British justice at risk as publicly funded legal advice vanishes

Growing numbers of people do not have access to publicly funded advice for life-changing legal issues, the Law Society of England and Wales warned as it published analysis revealing catastrophic legal aid deserts across the country.

New interactive maps* show vanishing availability of legal aid across housing, welfare, education, community care and immigration following stringent and successive government cuts to legal aid alongside stagnant rates of pay for expert providers. A new report and infographic detail the erosion of civil legal aid across all areas.

People living in areas without a major city are particularly badly hit. The south west, north east and north west are bereft in almost all legal and local authority areas. Wales also has very sparse coverage.

Law Society president I. Stephanie Boyce said. “A fair society has a legal system where rich and poor are equally able to access justice.

“For rights to be real, everyone who is entitled to state-funded legal advice to uphold their rights should be able to get that advice when they need it.

“Our analysis shows people on lower incomes who face terrifying legal issues from domestic abuse to homelessness or who need to challenge inadequate care or education from their local authority increasingly can’t get the expert legal advice to which they are entitled.”

The fees government pays for legal aid provision have not increased for more than 20 years. On top of this fees were cut by a further 10% in 2011.

Catastrophically low rates of pay are forcing legal professionals across the country to withdraw from providing legal aid as the work is not economically viable for small businesses like solicitor firms. For instance, the number of firms providing family law legal aid has halved since 2011.

Fewer and fewer solicitors can afford to go into legal aid work, leading to an ageing profession and a pending drain of expertise unless government steps in to make the work sustainable.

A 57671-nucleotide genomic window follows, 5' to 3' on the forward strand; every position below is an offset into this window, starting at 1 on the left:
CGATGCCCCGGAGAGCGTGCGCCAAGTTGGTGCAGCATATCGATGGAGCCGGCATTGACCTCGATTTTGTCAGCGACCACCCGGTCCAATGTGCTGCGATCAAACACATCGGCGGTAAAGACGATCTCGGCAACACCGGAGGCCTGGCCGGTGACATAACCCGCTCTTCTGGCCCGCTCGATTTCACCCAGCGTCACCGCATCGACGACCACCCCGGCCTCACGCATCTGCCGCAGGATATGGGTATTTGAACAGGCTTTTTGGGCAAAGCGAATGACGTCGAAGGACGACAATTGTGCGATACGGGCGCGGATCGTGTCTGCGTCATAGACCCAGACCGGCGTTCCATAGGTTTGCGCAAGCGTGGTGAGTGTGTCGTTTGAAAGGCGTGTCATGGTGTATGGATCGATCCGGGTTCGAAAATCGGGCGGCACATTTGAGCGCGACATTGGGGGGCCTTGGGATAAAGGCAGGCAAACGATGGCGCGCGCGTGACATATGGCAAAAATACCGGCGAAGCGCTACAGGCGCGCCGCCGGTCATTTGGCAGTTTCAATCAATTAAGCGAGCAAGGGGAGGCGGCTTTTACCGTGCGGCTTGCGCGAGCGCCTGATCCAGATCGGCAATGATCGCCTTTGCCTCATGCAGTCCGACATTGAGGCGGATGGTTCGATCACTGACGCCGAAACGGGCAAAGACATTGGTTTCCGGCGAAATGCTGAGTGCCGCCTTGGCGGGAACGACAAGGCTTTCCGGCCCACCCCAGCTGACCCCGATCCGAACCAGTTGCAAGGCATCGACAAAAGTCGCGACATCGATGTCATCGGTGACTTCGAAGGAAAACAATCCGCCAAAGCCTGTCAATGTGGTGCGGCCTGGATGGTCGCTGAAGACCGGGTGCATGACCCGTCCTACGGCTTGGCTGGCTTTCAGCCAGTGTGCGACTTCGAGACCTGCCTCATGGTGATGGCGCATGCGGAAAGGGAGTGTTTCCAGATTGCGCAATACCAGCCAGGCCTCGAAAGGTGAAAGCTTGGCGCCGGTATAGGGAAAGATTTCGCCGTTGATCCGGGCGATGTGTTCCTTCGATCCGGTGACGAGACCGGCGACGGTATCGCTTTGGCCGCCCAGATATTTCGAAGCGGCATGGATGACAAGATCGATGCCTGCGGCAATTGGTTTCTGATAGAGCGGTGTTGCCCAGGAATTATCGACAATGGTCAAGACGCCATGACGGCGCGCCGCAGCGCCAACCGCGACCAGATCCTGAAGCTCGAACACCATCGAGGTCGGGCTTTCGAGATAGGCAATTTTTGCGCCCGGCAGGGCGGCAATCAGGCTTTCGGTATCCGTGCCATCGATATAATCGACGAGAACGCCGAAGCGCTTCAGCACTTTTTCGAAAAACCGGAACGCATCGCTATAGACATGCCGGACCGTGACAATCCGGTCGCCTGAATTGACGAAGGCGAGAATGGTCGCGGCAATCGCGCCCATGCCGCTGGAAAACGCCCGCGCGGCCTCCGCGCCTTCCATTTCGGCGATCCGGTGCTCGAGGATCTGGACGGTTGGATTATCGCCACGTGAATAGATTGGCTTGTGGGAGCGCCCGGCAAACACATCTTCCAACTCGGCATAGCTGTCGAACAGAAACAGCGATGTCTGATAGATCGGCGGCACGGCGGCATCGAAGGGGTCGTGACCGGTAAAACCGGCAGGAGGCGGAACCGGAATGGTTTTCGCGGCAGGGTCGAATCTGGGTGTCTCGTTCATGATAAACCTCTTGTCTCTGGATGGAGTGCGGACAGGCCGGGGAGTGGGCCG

I. Stephanie Boyce continued: “In the family courts there is a worrying rise in the number of litigants in person – people who do not have a lawyer to represent them. These cases often involve children or family disputes and can be distressing for all involved.

“Many cases that could be dealt with effectively through the early intervention of a lawyer escalate unnecessarily, causing untold misery to those involved and an additional burden on already threadbare courts.

“With evictions on the rise following the pandemic, more people are likely to need urgent legal aid, but 23 million people live in a local authority without a single housing legal aid service, leaving pensioners, families with young children, people with disabilities or on low incomes struggling to access legal advice when they are at their most vulnerable.

“Anyone trying to resolve a serious housing, family, welfare, care or immigration problem is likely to need face-to-face professional advice urgently – if the nearest legal aid solicitor is in the next county this can be an insurmountable barrier.”

Across England and Wales:

  • 52m people (88%) do not have access to a local education provider
  • 47m (79%) do not have access to a local welfare legal aid provider
  • 40m (67%) do not have access to a local community care legal aid provider
  • 38m (63%) do not have access to a local immigration and asylum legal aid provider
  • 23.5m (39%) do not have access to a local legal aid provider for housing advice

I. Stephanie Boyce concluded: “Behind each statistic is a child not getting the education they need, a family facing eviction, fighting for welfare benefits to stay afloat in these turbulent times or a person denied a say in how they are cared for.

“The government must commit in the upcoming spending review to fund the legal aid system properly so that everyone – no matter their background – has access to legal aid when they are entitled to it. This, with measures to address the huge backlogs in civil and criminal courts, would begin to put the justice system on the long road to recovery.”

Notes to editors

* View our interactive legal aid desert maps showing providers by local authority area (copyright: Law Society of England and Wales):

Read our report on the sustainability of civil legal aid

The heat maps were compiled from the directory of legal aid providers which is published by the Legal Aid Agency.

The data was taken from the directory in August 2021, the latest available data. The directory provides information regarding the number and geographical location of firms holding legal aid contracts in England and Wales and is regularly updated.

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Press office contact: Harriet Beaumont | 0208 049 3854

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